Pet Connection by Dr. Marty Becker, Kim Campbell Thornton and Mikkel Becker

Master Disaster

How to prepare pets and yourself for evacuation or sheltering in place in the event of a disaster.

By Kim Campbell Thornton

Andrews McMeel Syndication

The West is on fire. Large swathes of Iowa have been destroyed by a massive windstorm called a derecho. And as I write, two hurricanes are heading for Louisiana. No matter where you live, you’re probably at risk of one natural disaster or another, including floods, tornadoes and earthquakes (although maybe we shouldn’t give 2020 any more ideas). Here’s how to be prepared.

Pack a “go bag” for each family member, including pets. A pet’s bag should include an unopened bag of food (enough for at least three days); copies of prescriptions and vaccination records; a toy, blanket or bed that smells like home; and a photo that could be used for a “lost” poster in case you become separated. Rotate food out of the go bag regularly, replacing it with a fresh bag. If you have to pack in a hurry, don’t forget medication, parasite preventive and grooming tools. Have an ice chest with a cold pack available for food or medications that need to remain chilled.

Remember the five P’s, advises Lorilynn (no last name given), who faced the 2017 Thomas Fire in Ojai, California. Those would be Pets, Prescriptions, Passports, Papers and Pictures.

Carla Wilson-Leff, who lives on two acres in Elko, Nevada, with three dogs and a rabbit, is always ready to go during fire season.

“My van holds 95% of the things I need for my dogs, including a case of water,” she says. “If we needed to evacuate, I add dog food, medications, toiletries and clothes. I keep a cat carrier next to my rabbit’s stall. I could have us out of here in 15 minutes.”

Terilynn Mitchell lives in Forestville, California, with six cats. When her home was recently threatened by fire, she was ready to evacuate with her cats to her brother’s home.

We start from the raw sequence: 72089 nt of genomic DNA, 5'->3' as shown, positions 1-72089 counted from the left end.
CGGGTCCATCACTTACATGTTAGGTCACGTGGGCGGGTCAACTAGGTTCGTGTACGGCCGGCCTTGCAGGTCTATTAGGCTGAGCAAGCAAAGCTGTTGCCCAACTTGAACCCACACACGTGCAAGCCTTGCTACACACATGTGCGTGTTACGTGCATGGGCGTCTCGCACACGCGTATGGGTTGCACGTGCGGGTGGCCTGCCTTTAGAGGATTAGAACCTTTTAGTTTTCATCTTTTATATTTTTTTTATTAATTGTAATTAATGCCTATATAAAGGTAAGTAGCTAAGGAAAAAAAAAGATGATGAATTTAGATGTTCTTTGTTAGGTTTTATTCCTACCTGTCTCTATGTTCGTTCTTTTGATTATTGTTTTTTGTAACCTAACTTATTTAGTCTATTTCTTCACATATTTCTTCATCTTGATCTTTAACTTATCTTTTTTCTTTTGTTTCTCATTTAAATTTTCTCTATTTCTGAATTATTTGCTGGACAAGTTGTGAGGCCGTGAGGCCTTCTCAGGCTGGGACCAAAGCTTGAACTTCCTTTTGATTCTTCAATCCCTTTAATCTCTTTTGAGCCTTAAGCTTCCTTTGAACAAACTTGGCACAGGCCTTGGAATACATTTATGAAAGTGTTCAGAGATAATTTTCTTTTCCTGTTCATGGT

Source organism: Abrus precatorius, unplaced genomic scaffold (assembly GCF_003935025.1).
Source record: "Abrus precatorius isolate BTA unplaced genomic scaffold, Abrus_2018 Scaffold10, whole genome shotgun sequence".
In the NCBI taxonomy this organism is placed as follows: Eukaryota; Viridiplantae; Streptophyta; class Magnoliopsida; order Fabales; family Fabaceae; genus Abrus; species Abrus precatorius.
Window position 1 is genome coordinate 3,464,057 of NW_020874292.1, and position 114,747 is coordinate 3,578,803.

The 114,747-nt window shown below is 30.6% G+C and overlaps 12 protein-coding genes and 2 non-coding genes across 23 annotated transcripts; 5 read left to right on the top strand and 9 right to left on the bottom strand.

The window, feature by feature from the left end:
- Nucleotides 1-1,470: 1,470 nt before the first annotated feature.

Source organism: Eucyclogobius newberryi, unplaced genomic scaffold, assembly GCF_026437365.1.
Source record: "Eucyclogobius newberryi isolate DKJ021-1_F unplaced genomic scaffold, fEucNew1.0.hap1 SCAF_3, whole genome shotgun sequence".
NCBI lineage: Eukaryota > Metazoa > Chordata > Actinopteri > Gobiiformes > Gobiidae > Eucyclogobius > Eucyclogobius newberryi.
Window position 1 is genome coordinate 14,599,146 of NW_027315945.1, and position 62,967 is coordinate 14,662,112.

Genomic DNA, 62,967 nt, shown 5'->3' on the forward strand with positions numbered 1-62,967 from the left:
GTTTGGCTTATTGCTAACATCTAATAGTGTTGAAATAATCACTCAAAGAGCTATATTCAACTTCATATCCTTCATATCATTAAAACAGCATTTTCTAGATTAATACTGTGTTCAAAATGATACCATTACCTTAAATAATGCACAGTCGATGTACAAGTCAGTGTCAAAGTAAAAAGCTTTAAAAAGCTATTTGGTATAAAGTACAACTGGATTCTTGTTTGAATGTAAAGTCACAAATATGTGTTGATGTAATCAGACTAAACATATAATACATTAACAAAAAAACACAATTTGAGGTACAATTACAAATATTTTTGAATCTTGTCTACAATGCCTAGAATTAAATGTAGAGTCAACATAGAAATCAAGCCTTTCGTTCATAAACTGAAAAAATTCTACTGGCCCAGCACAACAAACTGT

“At the first sign of danger, I loaded a litter box, potty pads, litter, scoop, and wet and dry food,” she said. “My carriers are always set up with towels and potty pads. I planned ahead of time who would go in which carrier.”

She placed important paperwork, electronics, medical equipment, medications and feline paraphernalia in the car first, then placed the cats in carriers and loaded them. “It might have been better to load the cats first before they got anxious, but it was 90 degrees and I feared them overheating,” she says.

Prepare pets for travel. If they aren’t already accustomed to carriers, start teaching them now that the carrier is a great place to be. Leave carriers or crates out in areas where family members spend time. Place treats inside them regularly for pets to find. Put a favorite blankie or toy inside to make the carrier a cozy hideaway. Spraying or wiping the interior with synthetic feline or canine pheromones (not while the pet is in the carrier) that send calming chemical messages can also give it an air of security. You can find more about carrier training at

Take a first aid class. Those skills prepare you for the unexpected.

“In a disaster, pets could step on broken glass or flying debris could cause injuries,” says Arden Moore, a master certified pet first/CPR instructor with Pet First Aid 4U. Her advice?

“After taking a first aid class, have some fun practicing wrapping the leg, splinting the leg, getting the dog or cat in or out of a carrier safely so they have that predictability factor,” she says. The same goes for practicing evacuations.

“Do practice drills. Make it a game. You don’t want them freaking out when the real deal hits,” Moore says.

Finally, if you’re in a safe place and have room to spare, offer to take in animals or humans who need shelter from the storm. You can also find more about disaster prep at


Put poisons

in their place

Q: I’m getting my first cat. Are there any household poisons or other dangers I should be concerned about?